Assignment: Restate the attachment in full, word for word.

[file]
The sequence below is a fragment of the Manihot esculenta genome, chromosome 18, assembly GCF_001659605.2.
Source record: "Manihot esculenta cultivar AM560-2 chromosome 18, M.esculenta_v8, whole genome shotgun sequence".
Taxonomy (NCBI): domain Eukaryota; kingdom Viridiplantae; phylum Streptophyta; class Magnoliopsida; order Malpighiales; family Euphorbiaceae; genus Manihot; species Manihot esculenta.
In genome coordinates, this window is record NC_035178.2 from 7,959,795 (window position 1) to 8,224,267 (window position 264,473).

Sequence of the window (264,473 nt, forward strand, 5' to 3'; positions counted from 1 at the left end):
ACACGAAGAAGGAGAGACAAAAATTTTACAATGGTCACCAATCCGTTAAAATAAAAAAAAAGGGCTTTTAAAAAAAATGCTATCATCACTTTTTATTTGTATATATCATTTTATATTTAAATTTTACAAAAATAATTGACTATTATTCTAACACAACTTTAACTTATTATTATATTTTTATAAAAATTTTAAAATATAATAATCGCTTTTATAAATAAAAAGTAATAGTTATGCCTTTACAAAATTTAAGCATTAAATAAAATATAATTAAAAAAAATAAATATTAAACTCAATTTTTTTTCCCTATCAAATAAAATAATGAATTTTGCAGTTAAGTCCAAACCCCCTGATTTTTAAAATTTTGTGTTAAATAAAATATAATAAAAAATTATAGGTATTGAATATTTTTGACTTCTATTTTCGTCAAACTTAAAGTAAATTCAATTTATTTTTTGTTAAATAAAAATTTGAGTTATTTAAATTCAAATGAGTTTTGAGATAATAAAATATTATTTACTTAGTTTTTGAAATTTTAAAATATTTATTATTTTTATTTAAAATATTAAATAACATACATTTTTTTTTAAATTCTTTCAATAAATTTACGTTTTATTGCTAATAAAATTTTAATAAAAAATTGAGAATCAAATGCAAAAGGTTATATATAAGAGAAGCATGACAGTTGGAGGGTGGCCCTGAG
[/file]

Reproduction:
The sequence below is a fragment of the Manihot esculenta genome, chromosome 18, assembly GCF_001659605.2.
Source record: "Manihot esculenta cultivar AM560-2 chromosome 18, M.esculenta_v8, whole genome shotgun sequence".
Taxonomy (NCBI): domain Eukaryota; kingdom Viridiplantae; phylum Streptophyta; class Magnoliopsida; order Malpighiales; family Euphorbiaceae; genus Manihot; species Manihot esculenta.
In genome coordinates, this window is record NC_035178.2 from 7,959,795 (window position 1) to 8,224,267 (window position 264,473).

Sequence of the window (264,473 nt, forward strand, 5' to 3'; positions counted from 1 at the left end):
ACACGAAGAAGGAGAGACAAAAATTTTACAATGGTCACCAATCCGTTAAAATAAAAAAAAAGGGCTTTTAAAAAAAATGCTATCATCACTTTTTATTTGTATATATCATTTTATATTTAAATTTTACAAAAATAATTGACTATTATTCTAACACAACTTTAACTTATTATTATATTTTTATAAAAATTTTAAAATATAATAATCGCTTTTATAAATAAAAAGTAATAGTTATGCCTTTACAAAATTTAAGCATTAAATAAAATATAATTAAAAAAAATAAATATTAAACTCAATTTTTTTTCCCTATCAAATAAAATAATGAATTTTGCAGTTAAGTCCAAACCCCCTGATTTTTAAAATTTTGTGTTAAATAAAATATAATAAAAAATTATAGGTATTGAATATTTTTGACTTCTATTTTCGTCAAACTTAAAGTAAATTCAATTTATTTTTTGTTAAATAAAAATTTGAGTTATTTAAATTCAAATGAGTTTTGAGATAATAAAATATTATTTACTTAGTTTTTGAAATTTTAAAATATTTATTATTTTTATTTAAAATATTAAATAACATACATTTTTTTTTAAATTCTTTCAATAAATTTACGTTTTATTGCTAATAAAATTTTAATAAAAAATTGAGAATCAAATGCAAAAGGTTATATATAAGAGAAGCATGACAGTTGGAGGGTGGCCCTGAG